A recent article in IP Law & Business suggested that rumors of the demise of IP specialty law firms have been greatly exaggerated. According to the piece, intellectual property boutiques continue to survive, despite encroachment on their turf by general-practice firms.
This is not to say, however, that everything is peachy in IP land. The article notes that Morgan & Finnegan, one prominent IP shop, “has lost 10 partners in the past year, and its overall head count is down considerably.” (We wonder if they included Jeremy Pitcock in the partner losses.)
The firm has been shedding associates and staff, too. Earlier this week, we heard from several tipsters that Morgan & Finnegan was laying off lawyers, technical and scientific advisors, and staff.
We confirmed the news with Pat Bowers, director of administration for Morgan & Finnegan. She acknowledged the layoffs (and even had the courage to use the “L” word, which many other firms shun).
The firm believes in “the importance of communication,” explained Bowers. “It’s not like we were doing it behind closed doors.” Prior to informing the affected employees, administration sent out a firm-wide email explaining that the firm was “scrutinizing our direct and indirect expenses, and looking at our staffing needs in New York and D.C.”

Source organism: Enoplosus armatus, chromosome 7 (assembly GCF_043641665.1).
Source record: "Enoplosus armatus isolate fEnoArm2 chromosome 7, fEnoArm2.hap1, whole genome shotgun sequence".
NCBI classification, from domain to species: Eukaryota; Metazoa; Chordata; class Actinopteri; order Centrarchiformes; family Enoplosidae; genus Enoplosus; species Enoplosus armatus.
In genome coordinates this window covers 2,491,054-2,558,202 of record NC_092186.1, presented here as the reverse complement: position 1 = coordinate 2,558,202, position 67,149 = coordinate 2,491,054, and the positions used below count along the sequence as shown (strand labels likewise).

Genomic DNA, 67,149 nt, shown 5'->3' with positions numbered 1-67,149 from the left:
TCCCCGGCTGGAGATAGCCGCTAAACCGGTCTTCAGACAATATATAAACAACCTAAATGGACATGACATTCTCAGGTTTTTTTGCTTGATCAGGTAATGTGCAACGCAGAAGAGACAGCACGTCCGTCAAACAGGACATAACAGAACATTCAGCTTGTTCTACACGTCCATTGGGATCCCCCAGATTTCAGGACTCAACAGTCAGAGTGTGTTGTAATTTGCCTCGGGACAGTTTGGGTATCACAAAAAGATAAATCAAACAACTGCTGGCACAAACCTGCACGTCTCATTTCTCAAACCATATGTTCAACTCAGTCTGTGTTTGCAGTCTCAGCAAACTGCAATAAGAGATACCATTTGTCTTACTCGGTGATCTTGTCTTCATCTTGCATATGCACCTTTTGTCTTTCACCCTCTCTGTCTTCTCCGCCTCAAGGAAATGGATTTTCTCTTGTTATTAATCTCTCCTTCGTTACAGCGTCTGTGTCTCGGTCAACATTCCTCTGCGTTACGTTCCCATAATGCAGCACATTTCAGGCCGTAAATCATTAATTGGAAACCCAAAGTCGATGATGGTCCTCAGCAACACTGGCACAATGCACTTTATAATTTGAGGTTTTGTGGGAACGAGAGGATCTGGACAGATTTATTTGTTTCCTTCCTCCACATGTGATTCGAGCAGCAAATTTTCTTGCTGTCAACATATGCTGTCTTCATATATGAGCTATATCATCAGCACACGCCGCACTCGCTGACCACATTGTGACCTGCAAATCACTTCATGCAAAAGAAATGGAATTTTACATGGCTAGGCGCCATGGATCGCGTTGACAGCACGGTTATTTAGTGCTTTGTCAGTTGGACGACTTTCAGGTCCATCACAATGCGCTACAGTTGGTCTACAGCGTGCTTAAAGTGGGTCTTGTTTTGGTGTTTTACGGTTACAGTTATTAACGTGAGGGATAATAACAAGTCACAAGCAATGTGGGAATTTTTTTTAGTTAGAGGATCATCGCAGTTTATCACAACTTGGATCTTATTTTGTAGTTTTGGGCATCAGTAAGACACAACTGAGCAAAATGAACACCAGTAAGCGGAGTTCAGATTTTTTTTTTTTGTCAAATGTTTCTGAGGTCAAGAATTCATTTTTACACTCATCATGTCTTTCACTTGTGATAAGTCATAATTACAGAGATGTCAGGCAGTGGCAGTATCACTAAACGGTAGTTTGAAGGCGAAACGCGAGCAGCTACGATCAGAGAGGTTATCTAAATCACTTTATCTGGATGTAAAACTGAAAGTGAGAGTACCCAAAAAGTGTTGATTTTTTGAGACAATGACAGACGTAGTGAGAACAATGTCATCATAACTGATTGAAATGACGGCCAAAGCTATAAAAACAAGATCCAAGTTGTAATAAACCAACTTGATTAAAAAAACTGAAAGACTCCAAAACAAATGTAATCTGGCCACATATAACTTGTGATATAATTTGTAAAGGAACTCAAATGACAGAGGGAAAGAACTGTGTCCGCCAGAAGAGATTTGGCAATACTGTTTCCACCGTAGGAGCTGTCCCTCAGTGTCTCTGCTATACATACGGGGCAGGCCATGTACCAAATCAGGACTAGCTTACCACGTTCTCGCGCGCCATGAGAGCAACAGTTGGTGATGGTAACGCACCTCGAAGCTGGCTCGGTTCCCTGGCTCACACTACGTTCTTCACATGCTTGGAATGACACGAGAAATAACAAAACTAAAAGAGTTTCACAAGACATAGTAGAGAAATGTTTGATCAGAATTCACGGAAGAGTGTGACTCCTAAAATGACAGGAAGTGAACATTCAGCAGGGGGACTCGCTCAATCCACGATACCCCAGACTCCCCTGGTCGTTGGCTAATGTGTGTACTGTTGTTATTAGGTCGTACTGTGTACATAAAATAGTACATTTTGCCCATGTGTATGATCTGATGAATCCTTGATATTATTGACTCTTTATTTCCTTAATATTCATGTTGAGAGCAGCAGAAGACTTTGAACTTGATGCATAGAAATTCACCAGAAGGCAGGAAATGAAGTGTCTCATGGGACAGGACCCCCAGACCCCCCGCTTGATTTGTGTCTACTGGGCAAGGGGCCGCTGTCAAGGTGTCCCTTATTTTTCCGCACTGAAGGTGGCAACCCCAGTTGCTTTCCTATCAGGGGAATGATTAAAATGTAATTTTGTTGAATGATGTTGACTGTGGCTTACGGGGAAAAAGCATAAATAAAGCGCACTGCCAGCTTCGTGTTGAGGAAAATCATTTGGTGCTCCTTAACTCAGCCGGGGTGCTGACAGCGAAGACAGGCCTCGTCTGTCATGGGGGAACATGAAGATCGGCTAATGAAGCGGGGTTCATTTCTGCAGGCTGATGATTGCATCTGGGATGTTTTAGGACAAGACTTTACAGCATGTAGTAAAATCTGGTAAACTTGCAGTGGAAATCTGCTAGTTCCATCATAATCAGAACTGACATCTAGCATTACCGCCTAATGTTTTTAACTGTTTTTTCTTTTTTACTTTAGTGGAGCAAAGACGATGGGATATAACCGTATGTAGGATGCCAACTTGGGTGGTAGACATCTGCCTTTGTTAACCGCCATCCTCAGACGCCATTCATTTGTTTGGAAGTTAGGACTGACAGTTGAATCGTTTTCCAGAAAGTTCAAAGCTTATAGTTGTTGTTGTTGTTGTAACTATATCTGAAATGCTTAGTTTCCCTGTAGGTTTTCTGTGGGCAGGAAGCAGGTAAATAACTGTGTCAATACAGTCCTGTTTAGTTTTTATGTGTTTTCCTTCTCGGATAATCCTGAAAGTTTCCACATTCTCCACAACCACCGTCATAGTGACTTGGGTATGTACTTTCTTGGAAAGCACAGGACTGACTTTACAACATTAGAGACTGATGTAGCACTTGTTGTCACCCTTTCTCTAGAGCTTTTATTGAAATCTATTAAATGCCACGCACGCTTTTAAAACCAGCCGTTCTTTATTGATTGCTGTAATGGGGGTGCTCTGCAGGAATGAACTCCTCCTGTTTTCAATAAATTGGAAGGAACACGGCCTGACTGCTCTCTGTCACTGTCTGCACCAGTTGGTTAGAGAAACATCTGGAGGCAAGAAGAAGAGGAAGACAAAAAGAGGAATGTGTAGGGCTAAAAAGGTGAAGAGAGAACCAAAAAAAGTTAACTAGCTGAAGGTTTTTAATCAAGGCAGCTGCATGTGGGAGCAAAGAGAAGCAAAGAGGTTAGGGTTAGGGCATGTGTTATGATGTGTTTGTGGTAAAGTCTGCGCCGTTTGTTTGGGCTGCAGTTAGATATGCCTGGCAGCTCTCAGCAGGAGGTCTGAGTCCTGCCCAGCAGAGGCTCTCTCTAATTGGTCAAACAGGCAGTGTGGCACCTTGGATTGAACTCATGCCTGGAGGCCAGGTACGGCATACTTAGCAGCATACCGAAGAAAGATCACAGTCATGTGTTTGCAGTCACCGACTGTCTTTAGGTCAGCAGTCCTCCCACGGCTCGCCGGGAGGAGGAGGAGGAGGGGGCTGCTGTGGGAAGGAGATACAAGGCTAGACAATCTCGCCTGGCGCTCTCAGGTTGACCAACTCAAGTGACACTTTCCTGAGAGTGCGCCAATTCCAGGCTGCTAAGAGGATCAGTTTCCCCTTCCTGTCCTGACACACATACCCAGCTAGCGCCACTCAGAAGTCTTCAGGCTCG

The affected employees were notified of the layoffs starting on Friday of last week and ending yesterday by close of business (so if you’re at the firm and haven’t heard anything, you’re in the clear). Bowers declined to provide exact numbers, citing confidentiality concerns, but said that (1) the firm “laid off less than 7 percent of attorneys and staff,” and (2) the cuts were centered on staff, not lawyers.
More details, below the fold.
Bowers explained that the size of the firm’s general staff had not changed for the past 18 months. After examining its needs, the firm made cuts “to eliminate any redundancies, and to try to improve our internal operating efficiency.”
“We don’t see the economic slowdown improving anytime soon,” said Bowers. “So we wanted to take a proactive stance.”
Severance and health insurance coverage are being provided to the laid-off employees. Bowers described the severance as “industry-standard.”
As for why it took a few days to announce the cuts, Bowers explained that “we wanted to make sure we had all the appropriate people in the office” when we broke the news to them. Other firms, which shall remain nameless here, have laid off employees while they were out of the office, telling them they were out of a job over the phone.
Bowers is not a fan of firing over the phone. “Put yourself in the other person’s shoes,” she said. “Ask how you would like to be treated.”
Have IP Boutiques Gone Extinct? Hardly [IP Law & Business]